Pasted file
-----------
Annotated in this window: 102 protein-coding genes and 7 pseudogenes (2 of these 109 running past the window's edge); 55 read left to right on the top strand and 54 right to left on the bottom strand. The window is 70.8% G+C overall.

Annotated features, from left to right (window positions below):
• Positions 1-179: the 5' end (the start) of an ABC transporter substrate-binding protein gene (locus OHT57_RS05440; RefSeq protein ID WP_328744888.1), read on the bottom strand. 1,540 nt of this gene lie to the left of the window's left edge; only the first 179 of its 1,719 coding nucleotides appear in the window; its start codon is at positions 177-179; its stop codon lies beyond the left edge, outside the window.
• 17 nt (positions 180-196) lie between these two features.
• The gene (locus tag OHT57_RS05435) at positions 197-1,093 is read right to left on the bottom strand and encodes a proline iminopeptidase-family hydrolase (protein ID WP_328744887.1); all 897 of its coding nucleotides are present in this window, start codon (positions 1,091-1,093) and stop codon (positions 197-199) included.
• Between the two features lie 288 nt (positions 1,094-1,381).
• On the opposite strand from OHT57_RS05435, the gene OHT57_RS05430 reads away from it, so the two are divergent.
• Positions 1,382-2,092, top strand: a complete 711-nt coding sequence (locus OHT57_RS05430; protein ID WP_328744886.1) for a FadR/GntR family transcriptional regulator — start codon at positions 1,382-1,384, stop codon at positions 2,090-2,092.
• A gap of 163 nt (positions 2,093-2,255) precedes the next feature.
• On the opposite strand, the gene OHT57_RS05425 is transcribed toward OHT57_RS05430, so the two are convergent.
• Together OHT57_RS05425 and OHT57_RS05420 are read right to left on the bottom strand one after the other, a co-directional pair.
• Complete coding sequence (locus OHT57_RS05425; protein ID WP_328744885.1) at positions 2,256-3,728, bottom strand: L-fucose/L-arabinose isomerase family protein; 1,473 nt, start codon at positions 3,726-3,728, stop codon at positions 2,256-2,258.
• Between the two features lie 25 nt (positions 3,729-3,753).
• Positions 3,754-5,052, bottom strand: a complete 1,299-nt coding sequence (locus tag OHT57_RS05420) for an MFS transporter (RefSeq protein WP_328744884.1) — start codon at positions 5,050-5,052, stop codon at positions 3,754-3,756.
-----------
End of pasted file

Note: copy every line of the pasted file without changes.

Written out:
Annotated in this window: 102 protein-coding genes and 7 pseudogenes (2 of these 109 running past the window's edge); 55 read left to right on the top strand and 54 right to left on the bottom strand. The window is 70.8% G+C overall.

Annotated features, from left to right (window positions below):
• Positions 1-179: the 5' end (the start) of an ABC transporter substrate-binding protein gene (locus OHT57_RS05440; RefSeq protein ID WP_328744888.1), read on the bottom strand. 1,540 nt of this gene lie to the left of the window's left edge; only the first 179 of its 1,719 coding nucleotides appear in the window; its start codon is at positions 177-179; its stop codon lies beyond the left edge, outside the window.
• 17 nt (positions 180-196) lie between these two features.
• The gene (locus tag OHT57_RS05435) at positions 197-1,093 is read right to left on the bottom strand and encodes a proline iminopeptidase-family hydrolase (protein ID WP_328744887.1); all 897 of its coding nucleotides are present in this window, start codon (positions 1,091-1,093) and stop codon (positions 197-199) included.
• Between the two features lie 288 nt (positions 1,094-1,381).
• On the opposite strand from OHT57_RS05435, the gene OHT57_RS05430 reads away from it, so the two are divergent.
• Positions 1,382-2,092, top strand: a complete 711-nt coding sequence (locus OHT57_RS05430; protein ID WP_328744886.1) for a FadR/GntR family transcriptional regulator — start codon at positions 1,382-1,384, stop codon at positions 2,090-2,092.
• A gap of 163 nt (positions 2,093-2,255) precedes the next feature.
• On the opposite strand, the gene OHT57_RS05425 is transcribed toward OHT57_RS05430, so the two are convergent.
• Together OHT57_RS05425 and OHT57_RS05420 are read right to left on the bottom strand one after the other, a co-directional pair.
• Complete coding sequence (locus OHT57_RS05425; protein ID WP_328744885.1) at positions 2,256-3,728, bottom strand: L-fucose/L-arabinose isomerase family protein; 1,473 nt, start codon at positions 3,726-3,728, stop codon at positions 2,256-2,258.
• Between the two features lie 25 nt (positions 3,729-3,753).
• Positions 3,754-5,052, bottom strand: a complete 1,299-nt coding sequence (locus tag OHT57_RS05420) for an MFS transporter (RefSeq protein WP_328744884.1) — start codon at positions 5,050-5,052, stop codon at positions 3,754-3,756.